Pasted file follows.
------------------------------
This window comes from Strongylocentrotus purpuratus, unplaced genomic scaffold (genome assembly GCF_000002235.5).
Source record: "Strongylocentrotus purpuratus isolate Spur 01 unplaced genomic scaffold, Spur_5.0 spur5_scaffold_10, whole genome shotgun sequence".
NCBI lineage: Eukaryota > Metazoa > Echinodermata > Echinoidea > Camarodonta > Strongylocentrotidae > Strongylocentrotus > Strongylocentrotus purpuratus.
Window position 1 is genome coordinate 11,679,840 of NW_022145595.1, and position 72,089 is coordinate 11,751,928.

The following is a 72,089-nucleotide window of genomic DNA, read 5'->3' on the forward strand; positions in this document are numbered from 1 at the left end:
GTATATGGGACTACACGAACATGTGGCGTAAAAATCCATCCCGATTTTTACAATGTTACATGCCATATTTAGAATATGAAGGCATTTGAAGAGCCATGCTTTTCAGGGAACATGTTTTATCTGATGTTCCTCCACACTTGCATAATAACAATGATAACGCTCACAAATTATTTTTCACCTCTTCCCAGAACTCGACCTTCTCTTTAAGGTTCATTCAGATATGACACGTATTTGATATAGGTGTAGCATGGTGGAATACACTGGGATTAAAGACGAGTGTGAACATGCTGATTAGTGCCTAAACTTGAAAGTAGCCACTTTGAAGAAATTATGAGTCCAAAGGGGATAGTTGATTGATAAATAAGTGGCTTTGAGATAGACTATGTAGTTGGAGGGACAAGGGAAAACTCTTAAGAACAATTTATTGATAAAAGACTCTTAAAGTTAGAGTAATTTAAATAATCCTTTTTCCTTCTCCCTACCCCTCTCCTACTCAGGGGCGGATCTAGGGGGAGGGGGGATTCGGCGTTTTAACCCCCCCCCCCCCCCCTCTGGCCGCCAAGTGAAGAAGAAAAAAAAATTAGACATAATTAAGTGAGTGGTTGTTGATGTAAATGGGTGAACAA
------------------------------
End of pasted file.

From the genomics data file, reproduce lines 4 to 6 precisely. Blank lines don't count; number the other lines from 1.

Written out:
Window position 1 is genome coordinate 11,679,840 of NW_022145595.1, and position 72,089 is coordinate 11,751,928.

The following is a 72,089-nucleotide window of genomic DNA, read 5'->3' on the forward strand; positions in this document are numbered from 1 at the left end:
GTATATGGGACTACACGAACATGTGGCGTAAAAATCCATCCCGATTTTTACAATGTTACATGCCATATTTAGAATATGAAGGCATTTGAAGAGCCATGCTTTTCAGGGAACATGTTTTATCTGATGTTCCTCCACACTTGCATAATAACAATGATAACGCTCACAAATTATTTTTCACCTCTTCCCAGAACTCGACCTTCTCTTTAAGGTTCATTCAGATATGACACGTATTTGATATAGGTGTAGCATGGTGGAATACACTGGGATTAAAGACGAGTGTGAACATGCTGATTAGTGCCTAAACTTGAAAGTAGCCACTTTGAAGAAATTATGAGTCCAAAGGGGATAGTTGATTGATAAATAAGTGGCTTTGAGATAGACTATGTAGTTGGAGGGACAAGGGAAAACTCTTAAGAACAATTTATTGATAAAAGACTCTTAAAGTTAGAGTAATTTAAATAATCCTTTTTCCTTCTCCCTACCCCTCTCCTACTCAGGGGCGGATCTAGGGGGAGGGGGGATTCGGCGTTTTAACCCCCCCCCCCCCCCCTCTGGCCGCCAAGTGAAGAAGAAAAAAAAATTAGACATAATTAAGTGAGTGGTTGTTGATGTAAATGGGTGAACAA